BERWYN – Berwyn Tech Entrepreneurship Center is teaming up with Woz U, a technology education platform founded by Apple co-founder Steve Wozniak, in hopes of bringing technology skills programming to underserved youth in school districts in Berwyn and the Chicago area.
Woz U, which is based in Arizona, offers technology-driven STEAM (science, technology, engineering, arts and mathematics) kits and programming for school districts, as well as online courses in coding, cybersecurity, app development and web design for adult learners. Berwyn Tech is hoping to bring the Woz U curriculum to Berwyn and surrounding suburbs by 2019, if not sooner.
Tony Garritano, program administrator at Berwyn Tech, said he approached Woz U because the curriculum is focused more on technology, rather than science. He said many jobs require the skills that students will be exposed to through Woz U, which is why he’s working to get districts to adopt the Woz U classes into their curriculum or offer them as an after-school program.
“We want students to get turned on to these fields by taking these classes. There are hundreds of jobs available in STEAM fields,” Garritano said. “The Woz U curriculum is technology driven. Berwyn Tech is aligning itself with a nationally recognized curriculum, and we want to make these types of classes more accessible.”
Xavier Hernandez, owner of Berwyn Tech, said the Woz U curriculum also teaches students about teamwork, critical thinking and troubleshooting, which are valuable career skills.
“We know that this is what big tech companies are looking for,” he said. “We can teach the fundamentals of business and entrepreneurship, and Woz U provides the education. Wozniak wants Americans to be able to compete in a global marketplace, and when you look at the rest of the world, we’re not dominant. There are jobs that are going overseas that should be American jobs.”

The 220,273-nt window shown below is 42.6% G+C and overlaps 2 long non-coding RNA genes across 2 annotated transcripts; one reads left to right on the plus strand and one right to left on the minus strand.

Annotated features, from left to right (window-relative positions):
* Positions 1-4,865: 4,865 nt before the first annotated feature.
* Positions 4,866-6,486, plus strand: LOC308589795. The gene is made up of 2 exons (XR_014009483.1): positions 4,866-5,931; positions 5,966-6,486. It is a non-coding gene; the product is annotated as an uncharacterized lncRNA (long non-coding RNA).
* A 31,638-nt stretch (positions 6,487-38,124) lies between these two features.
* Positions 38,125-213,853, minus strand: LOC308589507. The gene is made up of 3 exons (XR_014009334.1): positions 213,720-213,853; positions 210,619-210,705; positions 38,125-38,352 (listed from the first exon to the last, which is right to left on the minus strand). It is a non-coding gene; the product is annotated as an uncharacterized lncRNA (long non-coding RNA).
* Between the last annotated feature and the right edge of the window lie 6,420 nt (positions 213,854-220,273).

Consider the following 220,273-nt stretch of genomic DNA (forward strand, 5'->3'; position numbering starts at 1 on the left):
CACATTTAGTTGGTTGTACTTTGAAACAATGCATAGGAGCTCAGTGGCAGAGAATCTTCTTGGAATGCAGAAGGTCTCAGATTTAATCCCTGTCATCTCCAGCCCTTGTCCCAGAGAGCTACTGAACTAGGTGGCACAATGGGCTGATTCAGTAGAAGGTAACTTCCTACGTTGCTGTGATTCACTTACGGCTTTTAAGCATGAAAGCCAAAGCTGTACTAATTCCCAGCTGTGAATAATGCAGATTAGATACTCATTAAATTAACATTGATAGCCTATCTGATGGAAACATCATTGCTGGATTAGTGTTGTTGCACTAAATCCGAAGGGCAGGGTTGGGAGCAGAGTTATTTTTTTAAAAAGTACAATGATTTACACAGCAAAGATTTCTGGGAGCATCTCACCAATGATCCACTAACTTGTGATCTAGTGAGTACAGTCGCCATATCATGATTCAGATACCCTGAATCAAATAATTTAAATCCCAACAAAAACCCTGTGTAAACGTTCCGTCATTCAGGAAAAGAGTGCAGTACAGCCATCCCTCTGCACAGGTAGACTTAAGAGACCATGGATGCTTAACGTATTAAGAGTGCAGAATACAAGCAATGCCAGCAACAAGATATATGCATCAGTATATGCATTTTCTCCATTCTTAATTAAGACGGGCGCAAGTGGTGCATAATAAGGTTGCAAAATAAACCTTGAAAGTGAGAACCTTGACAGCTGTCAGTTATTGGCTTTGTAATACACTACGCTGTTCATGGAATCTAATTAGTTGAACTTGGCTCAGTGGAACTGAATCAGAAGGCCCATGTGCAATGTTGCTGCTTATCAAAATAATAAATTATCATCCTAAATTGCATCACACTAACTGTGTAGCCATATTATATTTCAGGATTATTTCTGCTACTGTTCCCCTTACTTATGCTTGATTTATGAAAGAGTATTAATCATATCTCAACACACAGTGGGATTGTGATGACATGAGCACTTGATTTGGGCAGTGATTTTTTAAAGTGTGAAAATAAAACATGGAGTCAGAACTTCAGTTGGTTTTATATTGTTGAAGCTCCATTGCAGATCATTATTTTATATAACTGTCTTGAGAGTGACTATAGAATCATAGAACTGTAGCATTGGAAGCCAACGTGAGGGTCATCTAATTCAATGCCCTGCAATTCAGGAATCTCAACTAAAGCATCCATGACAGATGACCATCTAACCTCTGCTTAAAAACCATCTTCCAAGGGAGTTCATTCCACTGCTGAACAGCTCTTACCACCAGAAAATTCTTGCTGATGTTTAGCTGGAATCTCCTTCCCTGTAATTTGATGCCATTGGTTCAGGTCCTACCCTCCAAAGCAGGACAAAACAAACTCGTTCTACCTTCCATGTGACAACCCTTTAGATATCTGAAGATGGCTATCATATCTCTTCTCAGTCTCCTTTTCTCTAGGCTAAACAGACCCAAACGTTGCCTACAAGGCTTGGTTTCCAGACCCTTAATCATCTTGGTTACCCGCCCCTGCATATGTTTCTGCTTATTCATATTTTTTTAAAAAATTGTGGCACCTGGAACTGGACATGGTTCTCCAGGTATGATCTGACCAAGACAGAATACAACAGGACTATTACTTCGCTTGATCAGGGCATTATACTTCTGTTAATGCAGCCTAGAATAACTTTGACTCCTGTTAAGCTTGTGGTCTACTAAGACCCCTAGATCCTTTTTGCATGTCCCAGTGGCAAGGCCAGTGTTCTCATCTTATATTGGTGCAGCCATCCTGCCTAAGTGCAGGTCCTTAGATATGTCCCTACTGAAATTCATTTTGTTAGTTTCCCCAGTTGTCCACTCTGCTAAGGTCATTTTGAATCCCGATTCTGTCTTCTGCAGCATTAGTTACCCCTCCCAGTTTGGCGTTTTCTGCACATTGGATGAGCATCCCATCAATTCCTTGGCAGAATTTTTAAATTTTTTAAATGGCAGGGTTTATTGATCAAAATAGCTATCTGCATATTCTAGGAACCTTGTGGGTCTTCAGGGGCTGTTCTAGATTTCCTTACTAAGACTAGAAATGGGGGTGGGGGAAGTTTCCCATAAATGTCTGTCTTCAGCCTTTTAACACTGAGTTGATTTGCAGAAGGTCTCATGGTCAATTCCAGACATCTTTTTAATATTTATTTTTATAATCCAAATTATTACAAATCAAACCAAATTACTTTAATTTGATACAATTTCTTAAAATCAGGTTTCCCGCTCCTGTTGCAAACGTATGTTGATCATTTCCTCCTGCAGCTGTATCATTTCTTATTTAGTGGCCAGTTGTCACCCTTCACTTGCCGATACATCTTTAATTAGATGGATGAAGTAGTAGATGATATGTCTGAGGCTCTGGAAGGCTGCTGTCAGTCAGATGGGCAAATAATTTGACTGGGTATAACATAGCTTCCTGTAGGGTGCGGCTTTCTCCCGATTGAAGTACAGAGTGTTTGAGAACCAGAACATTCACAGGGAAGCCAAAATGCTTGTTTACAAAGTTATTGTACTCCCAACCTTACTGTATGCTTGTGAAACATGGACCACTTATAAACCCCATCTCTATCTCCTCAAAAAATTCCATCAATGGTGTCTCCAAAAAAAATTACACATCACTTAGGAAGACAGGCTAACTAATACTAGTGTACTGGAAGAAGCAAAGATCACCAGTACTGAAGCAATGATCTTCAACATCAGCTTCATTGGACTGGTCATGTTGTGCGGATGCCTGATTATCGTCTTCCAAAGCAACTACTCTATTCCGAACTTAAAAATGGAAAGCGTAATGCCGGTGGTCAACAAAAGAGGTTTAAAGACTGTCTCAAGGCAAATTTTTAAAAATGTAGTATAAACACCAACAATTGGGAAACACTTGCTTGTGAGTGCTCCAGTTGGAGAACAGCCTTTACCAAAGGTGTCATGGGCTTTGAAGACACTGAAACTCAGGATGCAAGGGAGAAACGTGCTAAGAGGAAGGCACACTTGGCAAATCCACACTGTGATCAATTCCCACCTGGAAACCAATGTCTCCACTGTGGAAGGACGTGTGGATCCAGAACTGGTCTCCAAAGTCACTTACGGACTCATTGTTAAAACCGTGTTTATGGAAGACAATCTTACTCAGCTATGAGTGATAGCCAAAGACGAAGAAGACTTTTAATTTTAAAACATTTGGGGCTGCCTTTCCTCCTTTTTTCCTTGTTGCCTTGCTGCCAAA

Berwyn Tech, which is at Cermak Road and Oak Park Avenue, is called a “technology incubator," which houses small businesses that offer a wide range of products and services, and provides business services and back-office solutions to help entrepreneurs. It also produces media and marketing materials for local businesses and nonprofits.
While the center doesn’t teach formal technology classes, it runs an “Earn and Learn” program with the North Riverside nonprofit Serco Central States to provide technology-driven, professional readiness training to young adults. The nine-week program provides basic skills and internship assistance.
“We identified kids from ages 16 to 24 through social media who dropped out of high school,” Hernandez said of the students who were in the pilot program. “We work to get them a high school diploma and put them into tech education. A lot of Latino youth are dropping out of high school, and education needs to be a focus for Latino families. Technology can be that gateway because many Latinos are very strong in STEM fields.”